Ask questions such as where do you mostly feel anxious? Or simply give some personal experiences on when you felt anxious and the. Ask if they have ever felt that way and if they do relate to it and say well is there a possible chance this could be the cause of your anxiety and if they don't relate ask if they don't mind explaining how they are feeling
You could try making an analogy. Use the example of someone who is allergic to peanuts: they have to take certain steps to make sure they don't become aggravated by their allergy. In the same way, if someone thinks you are trying to be controlling, you can tell them that you are simply doing what is best for you and that you are putting certain safe-guards in place to keep your anxiety (much like the peanut allergy) from being aggravated.
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May 25th, 2015 1:03am
When explaining to people things about anxiety I've experienced without coming across as controlling, I find it best to: (1.) ask if it's okay to relate a personal experience, (2.) if the Listenee agrees, then tell my personal experience...Succinctly!, (3.) then, I ask the Listenee if my personal experience "makes any sense, OR NOT?" The "or not" is the key! It allows the Listenee a "way out," and enables the conversation to continue regardless of agreement upon specific circumstances. Therefore, this method does not come across as controlling! :-)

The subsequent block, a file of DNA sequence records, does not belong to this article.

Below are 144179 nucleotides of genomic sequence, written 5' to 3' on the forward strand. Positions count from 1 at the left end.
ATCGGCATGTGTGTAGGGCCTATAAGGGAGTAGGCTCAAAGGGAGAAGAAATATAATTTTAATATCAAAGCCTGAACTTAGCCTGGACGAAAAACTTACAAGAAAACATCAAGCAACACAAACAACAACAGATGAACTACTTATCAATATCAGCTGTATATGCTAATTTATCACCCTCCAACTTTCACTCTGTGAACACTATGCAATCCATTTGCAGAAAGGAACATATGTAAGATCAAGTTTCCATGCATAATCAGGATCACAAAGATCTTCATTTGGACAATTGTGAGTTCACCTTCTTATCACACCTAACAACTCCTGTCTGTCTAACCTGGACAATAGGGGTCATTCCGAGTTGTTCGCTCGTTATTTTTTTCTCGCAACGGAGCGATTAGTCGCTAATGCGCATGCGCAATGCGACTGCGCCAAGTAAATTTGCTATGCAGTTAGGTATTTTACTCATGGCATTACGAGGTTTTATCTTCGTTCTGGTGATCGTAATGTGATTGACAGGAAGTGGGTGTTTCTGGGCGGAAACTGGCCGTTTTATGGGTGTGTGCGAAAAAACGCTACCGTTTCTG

You do so gently. Do not say " Do not do that." Say " i am sorry but I have anxiety and being around(insert) Makes it a little worse, could you refrain from doing that while I am here?" It does wonders.
I tell them, what may happen when I am anxious. I explain the symptoms and the reasons behind it. I also tell that how I am coping with my anxiety without feeling ashamed of the symptoms. If people don't understand anxiety issues they may make wrong opinions about us. However, if we explain the symptoms and the suffering, chances are people will support more.
I try to explain how though anxiety is a perfectly normal and healthy emotion, for me when things cause my anxiety, since I have an anxiety disorder, it doesn't switch off. It builds and builds until it becomes completely overwhelming
First off you can't control what people think. People are going to think what they think no matter what. So the key is finding kind and understanding people. Once you have done that, make it clear that you struggle with anxiety and express that it is a very real and debilitating condition which has significant negative impact on your life that you'd like to make them aware of. The key here is being very clear in what you say. Sit them down, use a serious tone. Express the weight of the issue.